Lost in Translation (Sofia Coppola, 2003): Rare is the film that viscerally captures that “stranger in a strange land” feel, but Lost in Translation gets it just right. When this film came out, Scarlett Johansson was still keeping up her part as one of the most promising young actors of her generation. If Bill Murray was worried about never being seen as more than a “mere” comedic actor, this film put that to rest once and for all. Also Lance Acord + Tokyo = Wow.

Edge of Heaven (Fatih Akin, 20007): It may be prosaic to say life is full of regrets and decisions not fully thought out, but Akin’s movie is anything but. As the characters deal with such issues, they weave a complex web of relationships that wouldn’t be out of place in Victor Hugo or Charles Dickens. The story progresses toward a state of grace culminating in one of the great final shots in the movies. As the credits rolled, no one in my audience wanted to leave the theater.

A Cock and Bull Story (Michael Winterbottom, 2005): Steve Coogan had a good decade having appeared in another lauded Winterbottom film, 24 Hour Party People, and even having played another amusing version of “himself” in Coffee and Cigarettes. However he was most impressive here as the vain “Steve Coogan” while filming the “unfilmable” Tristram Shandy. The first part of the movie is a hilarious, exuberant take on just how this Tristram Shandy film might appear. The rest is an insightful behind-the-scenes look revealing how egos clash among the cast and crew from costume designer to historical expert. Rob Brydon and Coogan make a great comedy team while Naomie Harris steals scenes as an ardent cinephile.

Honorable Mentions: It was very difficult to cut Jonathan Demme’s Rachel Getting Married, Abedel Kechiche’s The Secret of the Grain, Bong Joon-Ho’s Memories of Murder, Guy Maddin’s Dracula: Pages from a Virgin’s Diary and Cowards Bend the Knee, Gus Van Sant’s Last Days and Paranoid Park, Lars von Trier’s Dogville, Lee Chang-Dong’s Secret Sunshine, Shinji Aoyama’s Eureka, Arnaud Desplechin’s Kings and Queen, and David Lynch’s Mulholland Dr.

Finally, I can’t finish without noting some small underrated gems that deserve attention: Jeffrey Blitz’s spelling bee documentary Spellbound, Peter Sollett’s comedic take on Lower East Side love Raising Victor Vargas, Yee Chin-Yen’s tender teen-crush film Blue Gate Crossing, Corey Yuen’s super sexy actioner So Close, Kinji Fukasaku’s riveting and audacious Battle Royale, Jennifer Baichwal’s stunning-looking doc on photographer Edward Burtynsky Manufactured Landscapes, Loretta Alper and Jeremy Earp’s scathing political documentary War Made Easy, and last but not least, Sex and Lucía, in which Julio Medem made the hottest movie of the decade.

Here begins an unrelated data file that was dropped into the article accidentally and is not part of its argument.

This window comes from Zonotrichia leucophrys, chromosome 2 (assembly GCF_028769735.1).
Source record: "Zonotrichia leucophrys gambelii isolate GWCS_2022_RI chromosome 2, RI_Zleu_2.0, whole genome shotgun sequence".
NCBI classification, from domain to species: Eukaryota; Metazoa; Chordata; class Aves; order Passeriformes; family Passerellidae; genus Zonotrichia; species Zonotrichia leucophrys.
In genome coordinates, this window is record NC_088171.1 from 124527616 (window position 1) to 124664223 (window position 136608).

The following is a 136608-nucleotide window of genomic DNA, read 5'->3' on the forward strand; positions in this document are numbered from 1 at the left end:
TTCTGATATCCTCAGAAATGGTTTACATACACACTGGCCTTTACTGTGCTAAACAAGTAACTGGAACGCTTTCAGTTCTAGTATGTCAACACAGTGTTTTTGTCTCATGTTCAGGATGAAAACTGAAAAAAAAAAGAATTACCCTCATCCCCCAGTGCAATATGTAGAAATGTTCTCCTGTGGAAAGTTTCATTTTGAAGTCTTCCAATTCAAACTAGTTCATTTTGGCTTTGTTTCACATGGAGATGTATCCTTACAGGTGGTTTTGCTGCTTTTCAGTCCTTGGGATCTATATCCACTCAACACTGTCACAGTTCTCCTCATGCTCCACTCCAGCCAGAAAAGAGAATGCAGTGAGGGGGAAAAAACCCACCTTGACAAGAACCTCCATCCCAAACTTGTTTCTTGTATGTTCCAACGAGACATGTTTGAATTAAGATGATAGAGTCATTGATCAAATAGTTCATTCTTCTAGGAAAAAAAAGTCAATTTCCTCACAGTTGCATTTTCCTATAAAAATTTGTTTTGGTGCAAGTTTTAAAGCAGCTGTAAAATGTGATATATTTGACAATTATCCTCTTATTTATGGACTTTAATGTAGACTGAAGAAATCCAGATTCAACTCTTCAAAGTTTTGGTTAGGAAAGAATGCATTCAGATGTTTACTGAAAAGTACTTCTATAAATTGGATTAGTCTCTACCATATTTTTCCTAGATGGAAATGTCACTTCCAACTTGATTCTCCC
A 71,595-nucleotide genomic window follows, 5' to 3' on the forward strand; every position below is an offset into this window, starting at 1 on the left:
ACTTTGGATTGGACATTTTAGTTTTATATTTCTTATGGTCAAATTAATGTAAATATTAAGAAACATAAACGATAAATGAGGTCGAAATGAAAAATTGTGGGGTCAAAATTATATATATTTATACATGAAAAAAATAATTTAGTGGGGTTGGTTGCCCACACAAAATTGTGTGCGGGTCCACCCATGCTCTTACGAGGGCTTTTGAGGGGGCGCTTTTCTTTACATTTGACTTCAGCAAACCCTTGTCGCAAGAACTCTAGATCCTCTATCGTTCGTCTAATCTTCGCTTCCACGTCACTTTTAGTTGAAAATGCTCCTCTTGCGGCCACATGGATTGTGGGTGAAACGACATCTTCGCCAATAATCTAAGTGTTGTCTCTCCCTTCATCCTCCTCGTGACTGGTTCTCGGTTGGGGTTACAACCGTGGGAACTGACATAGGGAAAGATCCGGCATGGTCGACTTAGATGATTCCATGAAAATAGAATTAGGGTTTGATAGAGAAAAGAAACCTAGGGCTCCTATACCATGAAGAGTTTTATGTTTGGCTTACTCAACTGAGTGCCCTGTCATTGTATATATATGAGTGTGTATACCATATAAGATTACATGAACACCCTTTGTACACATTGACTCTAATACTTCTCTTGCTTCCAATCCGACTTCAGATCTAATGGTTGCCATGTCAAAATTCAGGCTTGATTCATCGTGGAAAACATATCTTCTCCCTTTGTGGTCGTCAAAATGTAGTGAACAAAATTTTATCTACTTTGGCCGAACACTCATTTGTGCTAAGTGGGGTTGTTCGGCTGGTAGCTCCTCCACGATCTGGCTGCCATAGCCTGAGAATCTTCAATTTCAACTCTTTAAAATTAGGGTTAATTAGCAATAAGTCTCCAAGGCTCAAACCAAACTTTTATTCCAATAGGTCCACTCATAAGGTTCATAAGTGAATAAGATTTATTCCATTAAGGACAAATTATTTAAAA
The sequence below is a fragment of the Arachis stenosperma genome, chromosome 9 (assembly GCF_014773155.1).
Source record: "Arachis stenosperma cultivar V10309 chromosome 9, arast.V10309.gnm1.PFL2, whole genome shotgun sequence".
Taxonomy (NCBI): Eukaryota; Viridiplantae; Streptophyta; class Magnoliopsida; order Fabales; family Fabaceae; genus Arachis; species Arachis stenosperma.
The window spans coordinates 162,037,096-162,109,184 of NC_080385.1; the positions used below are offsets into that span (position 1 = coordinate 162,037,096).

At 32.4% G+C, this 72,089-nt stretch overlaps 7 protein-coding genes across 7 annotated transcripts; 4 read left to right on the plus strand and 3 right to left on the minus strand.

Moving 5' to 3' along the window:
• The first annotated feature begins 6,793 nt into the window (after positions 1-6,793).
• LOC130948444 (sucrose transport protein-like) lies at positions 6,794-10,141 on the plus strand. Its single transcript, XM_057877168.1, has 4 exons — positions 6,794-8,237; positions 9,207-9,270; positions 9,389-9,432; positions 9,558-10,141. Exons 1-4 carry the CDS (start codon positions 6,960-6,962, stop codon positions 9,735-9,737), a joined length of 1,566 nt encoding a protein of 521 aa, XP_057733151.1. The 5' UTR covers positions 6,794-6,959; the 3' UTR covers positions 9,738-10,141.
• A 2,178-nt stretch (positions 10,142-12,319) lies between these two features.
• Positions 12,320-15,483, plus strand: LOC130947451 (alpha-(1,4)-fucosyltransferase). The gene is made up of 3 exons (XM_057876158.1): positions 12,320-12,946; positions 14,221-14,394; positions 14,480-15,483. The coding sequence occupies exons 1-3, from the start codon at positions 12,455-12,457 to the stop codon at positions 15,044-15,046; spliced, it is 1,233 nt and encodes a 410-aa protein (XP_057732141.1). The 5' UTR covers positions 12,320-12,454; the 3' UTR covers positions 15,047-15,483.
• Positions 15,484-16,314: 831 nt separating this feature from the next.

Beverly Berning

Code Inconnu

For my ten best of the decade, I chose films that have retained their emotional impact and uniqueness over the years. Listed chronologically, these are films that I love and have seen or would see again.

The Harry Potter Film Series
(2001-2009)… The Sorcerer’s Stone (2001); … The Chamber of Secrets (2002); ..The Prisoner of Azkaban (2004):…The Goblet of Fire (2005); The Order of the Phoenix (2007); … The Half Blood Prince (2009): J. K. Rowling’s fantasy novels about the boy-wizard regenerated worldwide interest in reading, while the films became well-deserved box-office phenomena. Terrific acting, including delicious cameos by veteran British actors, fabulous production and design, a great series of directors, but most of all J.K. Rowling’s imagination, contributed to this unique film series.

Spirited Away
(Hayao Miyazaki, 2002): The exquisite, imaginative and moving film that made Japan’s master of animation, Hayao Miyazaki, internationally known and admired.

Good Night and Good Luck
(George Clooney, 2005): George Clooney directed this portrait the early days of broadcast journalism and the actual conflict between veteran television reporter Edward R. Murrow and Senator Joseph McCarthy.  Also written by Clooney, with Grant Heslov, the film unnervingly focuses on media responsibility and the price of dissention from the government.

The Queen
(Stephen Frears, 2006): Set in the week of Princess Diana’s sudden death in 1997, this character-driven docudrama explores the Royal Family’s cold response to the public’s mourning and contrasts it with newly elected Tony Blair’s more modern and savvy reaction. Blessed with an extraordinary and nuanced performance by Helen Mirren as Queen Elizabeth II, The Queen is engaging, poignant and literate.

Little Miss Sunshine